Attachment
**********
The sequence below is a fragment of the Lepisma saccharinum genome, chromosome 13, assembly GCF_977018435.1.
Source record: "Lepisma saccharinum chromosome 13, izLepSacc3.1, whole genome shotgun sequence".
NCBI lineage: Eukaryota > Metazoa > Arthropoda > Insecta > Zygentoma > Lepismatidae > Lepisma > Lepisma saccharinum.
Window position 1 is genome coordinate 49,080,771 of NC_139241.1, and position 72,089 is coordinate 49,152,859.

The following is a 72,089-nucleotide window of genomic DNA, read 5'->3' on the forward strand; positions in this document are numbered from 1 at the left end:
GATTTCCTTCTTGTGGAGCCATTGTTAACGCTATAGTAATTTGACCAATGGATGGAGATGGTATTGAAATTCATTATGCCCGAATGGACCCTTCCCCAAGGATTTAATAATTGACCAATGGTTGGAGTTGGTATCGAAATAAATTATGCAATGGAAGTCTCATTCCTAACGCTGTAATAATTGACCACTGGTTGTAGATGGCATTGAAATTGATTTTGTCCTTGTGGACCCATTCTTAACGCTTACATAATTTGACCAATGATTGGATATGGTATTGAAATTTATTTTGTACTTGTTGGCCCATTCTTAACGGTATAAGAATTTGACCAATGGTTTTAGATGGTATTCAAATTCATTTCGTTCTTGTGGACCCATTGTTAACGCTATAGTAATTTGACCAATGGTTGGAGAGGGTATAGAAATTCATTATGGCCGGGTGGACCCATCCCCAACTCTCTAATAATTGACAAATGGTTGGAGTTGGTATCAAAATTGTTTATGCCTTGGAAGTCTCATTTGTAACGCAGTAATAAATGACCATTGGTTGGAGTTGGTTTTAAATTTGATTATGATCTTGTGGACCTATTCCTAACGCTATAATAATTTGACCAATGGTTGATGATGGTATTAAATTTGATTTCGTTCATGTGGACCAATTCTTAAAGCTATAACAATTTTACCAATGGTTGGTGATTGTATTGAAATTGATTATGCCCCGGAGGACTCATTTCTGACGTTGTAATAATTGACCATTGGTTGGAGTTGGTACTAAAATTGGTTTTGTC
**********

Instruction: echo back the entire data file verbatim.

The sequence below is a fragment of the Lepisma saccharinum genome, chromosome 13, assembly GCF_977018435.1.
Source record: "Lepisma saccharinum chromosome 13, izLepSacc3.1, whole genome shotgun sequence".
NCBI lineage: Eukaryota > Metazoa > Arthropoda > Insecta > Zygentoma > Lepismatidae > Lepisma > Lepisma saccharinum.
Window position 1 is genome coordinate 49,080,771 of NC_139241.1, and position 72,089 is coordinate 49,152,859.

The following is a 72,089-nucleotide window of genomic DNA, read 5'->3' on the forward strand; positions in this document are numbered from 1 at the left end:
GATTTCCTTCTTGTGGAGCCATTGTTAACGCTATAGTAATTTGACCAATGGATGGAGATGGTATTGAAATTCATTATGCCCGAATGGACCCTTCCCCAAGGATTTAATAATTGACCAATGGTTGGAGTTGGTATCGAAATAAATTATGCAATGGAAGTCTCATTCCTAACGCTGTAATAATTGACCACTGGTTGTAGATGGCATTGAAATTGATTTTGTCCTTGTGGACCCATTCTTAACGCTTACATAATTTGACCAATGATTGGATATGGTATTGAAATTTATTTTGTACTTGTTGGCCCATTCTTAACGGTATAAGAATTTGACCAATGGTTTTAGATGGTATTCAAATTCATTTCGTTCTTGTGGACCCATTGTTAACGCTATAGTAATTTGACCAATGGTTGGAGAGGGTATAGAAATTCATTATGGCCGGGTGGACCCATCCCCAACTCTCTAATAATTGACAAATGGTTGGAGTTGGTATCAAAATTGTTTATGCCTTGGAAGTCTCATTTGTAACGCAGTAATAAATGACCATTGGTTGGAGTTGGTTTTAAATTTGATTATGATCTTGTGGACCTATTCCTAACGCTATAATAATTTGACCAATGGTTGATGATGGTATTAAATTTGATTTCGTTCATGTGGACCAATTCTTAAAGCTATAACAATTTTACCAATGGTTGGTGATTGTATTGAAATTGATTATGCCCCGGAGGACTCATTTCTGACGTTGTAATAATTGACCATTGGTTGGAGTTGGTACTAAAATTGGTTTTGTC